"It's just them steel shanks in my boots."
I pleaded for my life.
"Take 'em off and walk back through."
Her heart was cold as ice.

Stockin'd foot, a crowd around
I tried it one more time.
Them bells and whistles sang their song,
"My flight I'll miss real fine!"

"Up against the wall," She says
"You no good terrorist!
Get the cuffs, we'll lock him up,
Just slap 'em on his wrists."

I empty out my pockets now,
Coins and keys and such.
Weren't nothin' left I figured now
I never had that much.

That damn machine went off again!
The crowd began to build.
"It's him!" She yells, "Remove that shirt!
That Cowboy hat is filled!"

"There's dynamite or some such thing,
It must be in your pants!
Take 'em off!" She said to me,
"We cannot take the chance!"

The crowd's intense and lookin' on,
My buckle's on the floor.
No shirt, no boots, and now my pants,
Embarrassin' for sure.

I walk back through that cattle chute
My skivvies all I had.
This airport travel ain't much fun
In fact, it's pretty bad.

No bells or whistles screamed this time
Slipped through without no fuss.
I think by Gawd it's easier,
Just to take the bus.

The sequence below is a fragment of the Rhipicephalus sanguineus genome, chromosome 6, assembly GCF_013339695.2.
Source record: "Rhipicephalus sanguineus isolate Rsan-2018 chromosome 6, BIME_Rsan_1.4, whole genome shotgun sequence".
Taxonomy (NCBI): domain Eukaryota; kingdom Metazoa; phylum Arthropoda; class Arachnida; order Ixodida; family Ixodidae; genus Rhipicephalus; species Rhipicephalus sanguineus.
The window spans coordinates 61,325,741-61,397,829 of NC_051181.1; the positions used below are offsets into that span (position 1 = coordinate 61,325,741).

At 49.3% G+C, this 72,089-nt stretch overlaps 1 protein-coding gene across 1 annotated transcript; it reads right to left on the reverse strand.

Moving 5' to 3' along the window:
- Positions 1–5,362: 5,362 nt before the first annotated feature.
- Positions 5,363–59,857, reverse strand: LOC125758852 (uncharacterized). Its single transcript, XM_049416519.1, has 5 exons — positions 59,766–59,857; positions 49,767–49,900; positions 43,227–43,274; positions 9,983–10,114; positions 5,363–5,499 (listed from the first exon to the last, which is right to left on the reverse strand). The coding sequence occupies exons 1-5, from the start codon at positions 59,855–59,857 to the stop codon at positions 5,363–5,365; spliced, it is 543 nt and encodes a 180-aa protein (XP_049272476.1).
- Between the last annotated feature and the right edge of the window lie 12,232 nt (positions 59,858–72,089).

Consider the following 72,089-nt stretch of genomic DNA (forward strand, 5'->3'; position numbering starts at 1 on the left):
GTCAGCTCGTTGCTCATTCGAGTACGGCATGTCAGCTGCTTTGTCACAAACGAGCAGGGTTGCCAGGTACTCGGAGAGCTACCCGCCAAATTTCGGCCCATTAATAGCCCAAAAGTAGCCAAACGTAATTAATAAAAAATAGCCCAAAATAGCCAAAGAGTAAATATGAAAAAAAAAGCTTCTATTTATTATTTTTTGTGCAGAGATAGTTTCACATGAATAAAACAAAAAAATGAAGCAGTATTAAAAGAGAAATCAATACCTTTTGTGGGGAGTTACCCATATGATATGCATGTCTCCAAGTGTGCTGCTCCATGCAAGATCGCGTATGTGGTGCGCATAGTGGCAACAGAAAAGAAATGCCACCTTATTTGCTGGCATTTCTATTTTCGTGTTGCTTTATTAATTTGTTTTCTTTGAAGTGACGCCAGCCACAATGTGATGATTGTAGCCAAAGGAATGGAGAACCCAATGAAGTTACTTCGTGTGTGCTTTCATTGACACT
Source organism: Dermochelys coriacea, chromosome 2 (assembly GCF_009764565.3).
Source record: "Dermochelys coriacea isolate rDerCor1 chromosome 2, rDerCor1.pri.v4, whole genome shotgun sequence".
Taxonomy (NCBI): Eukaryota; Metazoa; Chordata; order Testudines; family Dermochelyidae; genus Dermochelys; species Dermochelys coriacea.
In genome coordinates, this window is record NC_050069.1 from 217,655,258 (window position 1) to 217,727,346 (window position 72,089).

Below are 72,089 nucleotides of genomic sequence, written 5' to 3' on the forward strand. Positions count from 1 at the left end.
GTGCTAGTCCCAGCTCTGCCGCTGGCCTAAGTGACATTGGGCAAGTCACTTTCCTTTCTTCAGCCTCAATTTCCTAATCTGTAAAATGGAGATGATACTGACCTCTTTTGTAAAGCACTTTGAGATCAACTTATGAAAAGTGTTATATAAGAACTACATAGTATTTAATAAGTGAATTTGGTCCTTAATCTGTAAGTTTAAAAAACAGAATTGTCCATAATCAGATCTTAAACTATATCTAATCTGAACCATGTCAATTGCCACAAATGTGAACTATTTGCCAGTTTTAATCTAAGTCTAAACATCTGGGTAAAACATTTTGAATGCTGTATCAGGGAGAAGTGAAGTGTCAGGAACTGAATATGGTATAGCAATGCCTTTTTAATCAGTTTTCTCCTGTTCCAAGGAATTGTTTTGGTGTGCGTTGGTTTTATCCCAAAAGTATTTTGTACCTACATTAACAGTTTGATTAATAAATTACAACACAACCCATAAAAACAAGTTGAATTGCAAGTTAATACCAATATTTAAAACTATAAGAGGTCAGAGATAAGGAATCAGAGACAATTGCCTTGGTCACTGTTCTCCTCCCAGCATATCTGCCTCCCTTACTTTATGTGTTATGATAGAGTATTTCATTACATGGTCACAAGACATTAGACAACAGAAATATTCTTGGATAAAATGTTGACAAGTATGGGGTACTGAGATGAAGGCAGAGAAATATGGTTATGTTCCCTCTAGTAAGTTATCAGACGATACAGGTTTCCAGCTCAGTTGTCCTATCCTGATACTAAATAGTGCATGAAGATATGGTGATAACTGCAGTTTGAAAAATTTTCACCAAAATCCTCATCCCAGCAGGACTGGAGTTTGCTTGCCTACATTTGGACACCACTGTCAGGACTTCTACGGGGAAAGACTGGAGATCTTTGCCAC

Michael "Coyote" Schroll 6/98
This poem may not be reprinted or reposted without the author's written permission.

THE COWBOY POET

He stood there, shakin' in his boots
That, Cowboy Poet Man.
Three hundred eyeballs starin' back
Not knowin' if he can.

The first ten words out his mouth
Was three full octives high.
"I'd like to tell a story here,
About Wyomin' sky."

His nerves was tangled, tense and stretched
His vocal cords was raw.
Wished he'd used that restroom more
Them folks'es eyes he saw.

He'd done these poems a hundred times,
"Was good ones." Most had said.
He felt his neck a warmin' up
His skin was gettin' red.

"Wyomin' has the finest skies
Won't tell you no dang lies.
I've sat there on my horse at night
And heard them Coyote's cries."

Somehow there was a diff - er - ence
When talkin' to the mirror.
Havin' "real" folks watchin' now,
Had brought on such a fear.

"They're blue with lots of clouds sometimes.
Pink and orange they be."
(He wished he'd used that restroom more,
He REALLY had to........... )

"Wyomin' has the finest skies
I watch the sun at rise.
It gets real warm and hot to boot
And that brings out them flies."

A tiny laugh he heard from far
A giggle now and then.
Maybe he should do that one